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A letter from Risheet Patel, M.D.
To whom it may concern:
My name is Risheet Patel, MD and I am currently a family medicine resident in Indianapolis, IN. I am writing to share an experience that I had with Dr. Robert Paeglow. When I was a second year medical student, I had the opportunity to work under Dr. Paeglow in his clinic as he helped take care of patients from a local homeless shelter. As a second year student, we didn’t get much exposure to actual patients, so I jumped at any opportunity I could get. Dr. Paeglow would keep his clinic open in the evenings a few nights a week to allow residents from a local homeless shelter to come and get free health care. He would do his best to treat any ailments they would have including sometimes paying out of his own pocket for any medications or laboratory testing they would need. He would always have medical students around who were eager to gain experience and medical knowledge. During my time there, I really was not knowledgeable yet on the latest treatment for hypertension or the classic signs of pneumonia. Yet, I learned a lesson far more valuable. While I watched Dr. Paeglow interact with his patients, I learned the value of compassion. This man would stay late in his clinic, away from his family, and take care of patients who were unable to pay him and may never return for any follow up care. Yet he treated every one of them as if they were his own patients. Seeing this made me realize that wherever I ended up in life, I should not forget the basic concept of compassion and treating patients regardless of any other circumstances. Needless to say with Dr. Paeglow’s generosity, his clinic is struggling to make ends meet.
Later when I was a third year medical student, I had the opportunity to work with Dr. Paeglow in his clinic in a continuity setting. Most of the rotations in medical school are limited to 4-8 weeks. This does not allow us the opportunity to see the same patients over a long period of time. During any one rotation, you may see quite a few different cases, but you never usually see the same patient back again when they return for follow up. Dr. Paeglow helped develop a program that would allow medical students just that opportunity. I went to his clinic every Friday for almost my entire third year of medical school. In doing so, I was able to see the same patients back over the course of the whole year. While the medicine I learned was not all that different from my normal rotations, I was able to clearly see how a primary care doctor interacts and develops relationships with patients over the long term. As I am also going into primary care, this experience was invaluable. It did take Dr. Paeglow and his office staff quite some time to organize and implement this program, but he felt that the medical students needed this experience, and I thank him for that.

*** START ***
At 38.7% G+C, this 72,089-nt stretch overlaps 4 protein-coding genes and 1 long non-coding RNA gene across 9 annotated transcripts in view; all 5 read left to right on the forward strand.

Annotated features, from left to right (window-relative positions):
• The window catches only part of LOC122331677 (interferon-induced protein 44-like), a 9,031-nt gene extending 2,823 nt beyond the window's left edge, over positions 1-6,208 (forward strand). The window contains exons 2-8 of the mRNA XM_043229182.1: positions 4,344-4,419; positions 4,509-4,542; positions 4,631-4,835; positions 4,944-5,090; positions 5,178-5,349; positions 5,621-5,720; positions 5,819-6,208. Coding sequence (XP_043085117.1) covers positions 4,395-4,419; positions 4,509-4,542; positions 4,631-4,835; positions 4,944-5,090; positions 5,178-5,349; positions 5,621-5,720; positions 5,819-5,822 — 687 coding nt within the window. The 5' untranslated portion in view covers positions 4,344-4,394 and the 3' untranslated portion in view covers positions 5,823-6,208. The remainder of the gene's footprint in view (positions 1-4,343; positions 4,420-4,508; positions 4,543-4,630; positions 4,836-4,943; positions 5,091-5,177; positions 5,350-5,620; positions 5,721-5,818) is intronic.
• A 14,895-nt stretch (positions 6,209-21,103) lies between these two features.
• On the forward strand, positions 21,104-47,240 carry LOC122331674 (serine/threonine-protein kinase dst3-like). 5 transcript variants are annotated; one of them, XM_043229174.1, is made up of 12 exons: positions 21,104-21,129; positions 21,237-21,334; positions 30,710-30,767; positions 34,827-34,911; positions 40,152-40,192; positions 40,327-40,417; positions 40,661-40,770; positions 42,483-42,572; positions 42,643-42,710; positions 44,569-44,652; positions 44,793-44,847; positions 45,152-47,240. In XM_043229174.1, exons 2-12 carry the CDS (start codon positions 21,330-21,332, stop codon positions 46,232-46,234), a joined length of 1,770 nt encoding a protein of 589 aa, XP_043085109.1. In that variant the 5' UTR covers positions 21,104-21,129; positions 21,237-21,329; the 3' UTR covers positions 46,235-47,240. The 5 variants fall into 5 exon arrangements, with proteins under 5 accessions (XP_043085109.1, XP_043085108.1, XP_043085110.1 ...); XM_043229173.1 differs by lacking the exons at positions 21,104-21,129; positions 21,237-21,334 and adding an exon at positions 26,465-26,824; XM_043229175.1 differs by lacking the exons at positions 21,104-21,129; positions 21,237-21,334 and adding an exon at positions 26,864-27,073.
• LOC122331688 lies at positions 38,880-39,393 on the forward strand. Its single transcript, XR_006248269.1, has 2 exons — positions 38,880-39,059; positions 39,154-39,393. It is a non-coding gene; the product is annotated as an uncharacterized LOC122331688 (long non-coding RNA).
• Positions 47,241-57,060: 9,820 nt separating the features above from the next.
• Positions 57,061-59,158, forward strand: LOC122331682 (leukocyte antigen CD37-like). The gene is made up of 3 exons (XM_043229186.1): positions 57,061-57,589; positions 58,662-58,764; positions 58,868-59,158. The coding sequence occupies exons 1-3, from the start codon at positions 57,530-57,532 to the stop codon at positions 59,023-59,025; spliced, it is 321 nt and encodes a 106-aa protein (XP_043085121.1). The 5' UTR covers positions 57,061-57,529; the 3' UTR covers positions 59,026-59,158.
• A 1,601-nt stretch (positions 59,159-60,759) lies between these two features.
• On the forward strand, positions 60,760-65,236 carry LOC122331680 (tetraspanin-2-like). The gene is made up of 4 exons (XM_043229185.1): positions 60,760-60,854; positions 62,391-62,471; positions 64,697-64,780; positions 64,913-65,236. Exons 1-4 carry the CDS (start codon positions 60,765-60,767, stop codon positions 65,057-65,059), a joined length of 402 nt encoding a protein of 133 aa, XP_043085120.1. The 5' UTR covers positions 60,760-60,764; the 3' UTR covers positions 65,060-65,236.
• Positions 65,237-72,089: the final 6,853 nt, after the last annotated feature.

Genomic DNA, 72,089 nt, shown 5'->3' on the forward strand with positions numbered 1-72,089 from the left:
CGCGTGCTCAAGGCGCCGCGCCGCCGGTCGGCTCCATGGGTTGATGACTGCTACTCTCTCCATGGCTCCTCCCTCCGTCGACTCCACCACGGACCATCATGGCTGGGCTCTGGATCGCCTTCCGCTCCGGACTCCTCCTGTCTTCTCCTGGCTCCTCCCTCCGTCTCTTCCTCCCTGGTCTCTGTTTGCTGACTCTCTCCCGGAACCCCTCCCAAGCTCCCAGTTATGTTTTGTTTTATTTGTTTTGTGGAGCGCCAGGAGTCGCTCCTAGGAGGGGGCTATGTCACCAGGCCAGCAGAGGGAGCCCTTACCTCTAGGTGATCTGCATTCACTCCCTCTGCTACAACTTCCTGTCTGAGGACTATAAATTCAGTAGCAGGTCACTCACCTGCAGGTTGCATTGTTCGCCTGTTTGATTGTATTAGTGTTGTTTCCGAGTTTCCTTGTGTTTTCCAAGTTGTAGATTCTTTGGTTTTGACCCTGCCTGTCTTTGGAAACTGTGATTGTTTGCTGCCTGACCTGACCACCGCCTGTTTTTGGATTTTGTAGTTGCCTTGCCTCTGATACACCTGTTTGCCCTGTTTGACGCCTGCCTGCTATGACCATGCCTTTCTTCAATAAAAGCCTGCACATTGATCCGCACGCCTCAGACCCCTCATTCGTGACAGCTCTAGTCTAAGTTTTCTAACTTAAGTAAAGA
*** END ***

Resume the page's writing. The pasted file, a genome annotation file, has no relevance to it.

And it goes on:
Between my third and forth year of medical school I was able to travel to Africa with Dr. Paeglow on a medical mission. We went as a group of 16 doctors, nurses, and medical students to small towns in Uganda and Kenya to treat the local people there. At first I was nervous not knowing what to expect, but I soon was put at ease. The people there were very friendly and truly appreciated any help we were able to provide. We took with us some basic medications and medical supplies and were able to treat infections, repair simple injuries, and help treat malnourishment. One of the great outcomes of this trip was Dr. Paeglow’s ability to inspire me as well as many of the other medical students to want to do similar trips in the future. While we were only able to do so much during our three weeks there, I now have a desire to continue to do similar trips in the future. Dr. Paeglow has a special gift of being able to inspire the people around him to do good things, and that is unique. Doing these trips twice a year requires a great deal of financial resources. It is becoming exceedingly more difficult for Dr. Paeglow to do these trips given the fact that his clinic sees patient with little to no insurance. Any help you could provide would be extremely appreciated by him and his patients as well as future medical students who will be able to experience the joys and rewards of doing medical mission trips as I did. Thank you.
Dr. Risheet Patel
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